Who was Hannah Garrett?
Hannah Garrett was a member of the Stonington Pequot tribe and began Moor's Charity School in 1763. Garrett came from an influential family in her community, many of them being Sachems and interpreters. It was crucial that the female students came from influential families because of the respect and trust already formed with their community.
She attended Moor's Charity School from 1763 to 1766. However, Garrett left Moor's Charity School when she was 17-18 years old in 1766 to marry David Fowler, who was 30-31 years old. Fowler was the brother-in-law to Samson Occom and a former Moor's Charity School student. The pair ended up having nine children together and lived relatively long lives. Because she married Fowler, accompanied him on his mission trip, had many children, and no other female student accomplished these milestones, Hannah Garrett is considered the only successful female student in Wheelock's perspective.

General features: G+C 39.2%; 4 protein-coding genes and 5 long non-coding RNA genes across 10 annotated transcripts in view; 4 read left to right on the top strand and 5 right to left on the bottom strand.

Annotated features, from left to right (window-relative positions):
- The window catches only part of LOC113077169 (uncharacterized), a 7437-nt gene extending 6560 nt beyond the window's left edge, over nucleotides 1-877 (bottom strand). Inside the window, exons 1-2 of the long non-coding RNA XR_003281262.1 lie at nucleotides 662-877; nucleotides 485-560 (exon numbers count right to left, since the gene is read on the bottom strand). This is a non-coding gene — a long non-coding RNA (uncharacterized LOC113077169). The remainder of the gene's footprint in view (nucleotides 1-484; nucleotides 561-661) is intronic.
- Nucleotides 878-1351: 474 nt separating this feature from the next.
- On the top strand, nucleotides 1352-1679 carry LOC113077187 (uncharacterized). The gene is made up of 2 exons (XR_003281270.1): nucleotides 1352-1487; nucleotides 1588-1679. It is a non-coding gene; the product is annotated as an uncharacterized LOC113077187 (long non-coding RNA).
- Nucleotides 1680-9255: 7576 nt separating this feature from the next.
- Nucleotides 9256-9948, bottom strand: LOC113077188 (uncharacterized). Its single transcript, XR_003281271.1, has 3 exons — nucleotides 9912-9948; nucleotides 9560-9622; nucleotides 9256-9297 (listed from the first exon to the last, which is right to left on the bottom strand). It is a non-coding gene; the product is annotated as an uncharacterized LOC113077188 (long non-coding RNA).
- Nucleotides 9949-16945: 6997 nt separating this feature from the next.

Despite being the only successful female student, Garrett has no surviving letters from the record. Because of this, it is unclear if she ever learned to read and write. The information about her comes from secondary sources and through the eyes of the men around her. In this presentation, we will view her through the lens of her husband, David Fowler.